During the first 2 weeks, there is bruising of the neck, sometimes spreading down to the chest. This bruising is caused by small amounts of blood under the skin that gradually settle with gravity. Bruising is not caused by operative trauma to the neck or chest. Although bruising can be dramatic and colorful, with purple hues giving way to yellow, it is completely painless and goes away in a few weeks. Bruising may be concealed under a scarf.


Patients may notice bumps on the sides of the neck and wonder whether their “glands are swollen.” These bumps are caused by swelling. The tissue temporarily fills with fluid and becomes firm. Sometimes patients feel little nodules under the skin. These are sutures that have been used to tighten the neck muscle (platysma) on either side of the neck. They gradually absorb over 3 months.


Patients may feel irregularities of the skin behind the ear. This is normal. This wrinkling is caused by gathering of skin along the skin edge at the time of the lift. After the sutures are removed, these irregularities gradually soften, although a crease or fold may persist. Patients may feel a bump in their scalp a few inches behind the ear. This is the end of the incision, where there is puckering of the skin, (dog ear). This is also where the drain came out. No need to worry—this bump gradually smooths out.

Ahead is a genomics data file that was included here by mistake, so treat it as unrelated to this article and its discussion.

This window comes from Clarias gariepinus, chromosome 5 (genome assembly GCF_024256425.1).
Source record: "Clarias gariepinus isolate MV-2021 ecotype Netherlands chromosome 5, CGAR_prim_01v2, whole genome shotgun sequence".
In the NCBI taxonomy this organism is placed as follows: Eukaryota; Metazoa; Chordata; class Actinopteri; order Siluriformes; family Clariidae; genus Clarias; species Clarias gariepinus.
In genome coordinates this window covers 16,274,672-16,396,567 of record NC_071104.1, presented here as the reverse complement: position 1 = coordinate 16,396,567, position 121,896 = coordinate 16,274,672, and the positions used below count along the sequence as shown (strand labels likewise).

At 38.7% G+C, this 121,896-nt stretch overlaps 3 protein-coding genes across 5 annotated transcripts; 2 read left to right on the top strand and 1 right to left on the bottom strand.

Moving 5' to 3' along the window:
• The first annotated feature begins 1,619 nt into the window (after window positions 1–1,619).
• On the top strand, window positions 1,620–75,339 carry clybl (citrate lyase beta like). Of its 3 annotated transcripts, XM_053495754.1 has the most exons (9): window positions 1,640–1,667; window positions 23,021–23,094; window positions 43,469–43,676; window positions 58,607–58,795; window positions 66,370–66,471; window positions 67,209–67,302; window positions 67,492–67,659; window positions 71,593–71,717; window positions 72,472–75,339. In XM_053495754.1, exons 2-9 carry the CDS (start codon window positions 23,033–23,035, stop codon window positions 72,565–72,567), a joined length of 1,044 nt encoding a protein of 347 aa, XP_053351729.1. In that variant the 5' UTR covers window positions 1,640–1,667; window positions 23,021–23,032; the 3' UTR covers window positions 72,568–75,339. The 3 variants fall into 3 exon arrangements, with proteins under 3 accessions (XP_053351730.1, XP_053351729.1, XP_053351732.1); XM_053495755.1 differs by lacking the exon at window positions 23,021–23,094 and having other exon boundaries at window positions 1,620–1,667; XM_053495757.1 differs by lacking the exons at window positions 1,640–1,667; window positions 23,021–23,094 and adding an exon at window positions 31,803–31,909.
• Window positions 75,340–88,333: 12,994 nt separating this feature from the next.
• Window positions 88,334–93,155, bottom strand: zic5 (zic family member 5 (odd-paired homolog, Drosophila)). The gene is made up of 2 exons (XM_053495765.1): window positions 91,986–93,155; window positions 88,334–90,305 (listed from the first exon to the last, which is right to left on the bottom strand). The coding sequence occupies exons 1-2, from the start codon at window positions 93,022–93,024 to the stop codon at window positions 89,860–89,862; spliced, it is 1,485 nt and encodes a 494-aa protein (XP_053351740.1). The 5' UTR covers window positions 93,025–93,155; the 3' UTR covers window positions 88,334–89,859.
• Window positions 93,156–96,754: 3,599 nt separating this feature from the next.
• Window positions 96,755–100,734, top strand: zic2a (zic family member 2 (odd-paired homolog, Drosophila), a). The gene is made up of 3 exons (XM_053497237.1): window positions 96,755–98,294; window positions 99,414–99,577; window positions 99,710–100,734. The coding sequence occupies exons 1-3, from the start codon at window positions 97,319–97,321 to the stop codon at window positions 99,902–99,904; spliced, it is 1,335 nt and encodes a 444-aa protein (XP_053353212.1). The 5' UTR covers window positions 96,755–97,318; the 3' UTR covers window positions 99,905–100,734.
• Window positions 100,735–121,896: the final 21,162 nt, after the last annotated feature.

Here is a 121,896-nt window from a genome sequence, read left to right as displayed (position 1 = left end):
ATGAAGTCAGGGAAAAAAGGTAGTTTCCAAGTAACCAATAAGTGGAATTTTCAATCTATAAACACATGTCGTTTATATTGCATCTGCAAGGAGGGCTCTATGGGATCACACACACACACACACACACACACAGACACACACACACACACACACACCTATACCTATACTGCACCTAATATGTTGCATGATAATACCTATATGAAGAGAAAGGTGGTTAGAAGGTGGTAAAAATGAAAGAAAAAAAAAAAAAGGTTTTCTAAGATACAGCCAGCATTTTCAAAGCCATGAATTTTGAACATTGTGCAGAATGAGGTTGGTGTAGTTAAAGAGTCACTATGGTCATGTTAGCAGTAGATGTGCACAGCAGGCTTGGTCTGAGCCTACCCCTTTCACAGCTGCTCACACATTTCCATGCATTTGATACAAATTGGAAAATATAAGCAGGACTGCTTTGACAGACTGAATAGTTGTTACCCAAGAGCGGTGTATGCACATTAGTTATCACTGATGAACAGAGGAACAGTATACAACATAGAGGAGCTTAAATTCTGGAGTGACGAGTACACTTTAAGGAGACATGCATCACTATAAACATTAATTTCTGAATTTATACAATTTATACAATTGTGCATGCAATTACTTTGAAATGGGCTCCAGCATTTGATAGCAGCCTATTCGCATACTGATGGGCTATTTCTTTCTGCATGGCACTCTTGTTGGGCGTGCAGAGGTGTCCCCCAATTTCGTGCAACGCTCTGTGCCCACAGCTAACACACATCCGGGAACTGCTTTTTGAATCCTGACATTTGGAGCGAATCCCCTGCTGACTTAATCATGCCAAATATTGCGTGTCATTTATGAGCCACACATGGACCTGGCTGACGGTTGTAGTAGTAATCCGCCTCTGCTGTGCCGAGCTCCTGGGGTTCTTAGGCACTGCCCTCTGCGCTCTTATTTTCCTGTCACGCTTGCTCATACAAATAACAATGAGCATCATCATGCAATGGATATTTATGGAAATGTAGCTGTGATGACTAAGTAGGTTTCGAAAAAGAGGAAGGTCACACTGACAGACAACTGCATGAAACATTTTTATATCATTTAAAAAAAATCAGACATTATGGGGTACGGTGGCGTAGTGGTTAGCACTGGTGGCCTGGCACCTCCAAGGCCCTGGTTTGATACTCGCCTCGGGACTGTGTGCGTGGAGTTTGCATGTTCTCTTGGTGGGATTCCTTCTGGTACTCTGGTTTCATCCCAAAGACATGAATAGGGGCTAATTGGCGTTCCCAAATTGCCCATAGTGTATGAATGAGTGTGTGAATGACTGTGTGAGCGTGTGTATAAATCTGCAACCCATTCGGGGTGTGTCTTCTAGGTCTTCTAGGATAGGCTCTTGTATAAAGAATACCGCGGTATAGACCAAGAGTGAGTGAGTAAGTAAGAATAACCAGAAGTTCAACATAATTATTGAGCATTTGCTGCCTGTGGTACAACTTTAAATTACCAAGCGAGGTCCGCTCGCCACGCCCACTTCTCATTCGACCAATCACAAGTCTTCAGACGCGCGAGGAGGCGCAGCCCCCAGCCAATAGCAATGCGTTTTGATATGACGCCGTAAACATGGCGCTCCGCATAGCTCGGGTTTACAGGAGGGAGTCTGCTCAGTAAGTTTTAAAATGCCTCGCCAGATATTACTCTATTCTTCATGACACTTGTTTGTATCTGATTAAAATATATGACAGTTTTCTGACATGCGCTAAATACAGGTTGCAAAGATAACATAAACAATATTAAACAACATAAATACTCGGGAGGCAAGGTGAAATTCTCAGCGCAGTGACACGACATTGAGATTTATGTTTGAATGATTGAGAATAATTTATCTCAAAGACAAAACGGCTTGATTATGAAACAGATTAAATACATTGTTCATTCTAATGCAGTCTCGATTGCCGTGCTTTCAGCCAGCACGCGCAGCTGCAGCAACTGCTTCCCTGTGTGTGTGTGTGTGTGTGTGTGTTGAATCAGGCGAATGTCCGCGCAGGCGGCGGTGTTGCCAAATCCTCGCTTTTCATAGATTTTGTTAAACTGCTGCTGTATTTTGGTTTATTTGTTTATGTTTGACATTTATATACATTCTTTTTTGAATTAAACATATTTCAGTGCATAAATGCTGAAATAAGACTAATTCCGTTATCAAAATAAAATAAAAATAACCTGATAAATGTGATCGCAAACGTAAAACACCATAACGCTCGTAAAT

Patients having a facelift without any other surgery usually recover quickly, and have minimal discomfort even a few days after surgery. For those patients having laser resurfacing with the facelift, the worst of it is over by the sixth day after surgery. The facial skin is usually healed in a week. Patients seem to “turn a corner” at this time and start to see the benefits. The recovery proceeds rapidly. Some areas heal faster than others. The cheeks and forehead may be healed in a few days. The skin around the mouth and eyes can take longer. Usually these areas were more wrinkled and an additional pass or two with the laser were used, accounting for the longer healing time for these areas.


Temple Rolls After Facelift


The deep plane lift pushes up a roll of skin at the level of the temple, causing a bump, like a speed bump (See photo). This roll is caused by vertical advancement of the deep tissue plane (SMAS), and it is a sign of successful tissue elevation. Patients sometimes call these temporary bumps “handlebars.” Although it is possible to remove this extra skin surgically (and many facelift techniques include such an incision), this would leave a horizontal scar in the temple, which can be a telltale sign of surgery and prevent women from wearing their hair back and up.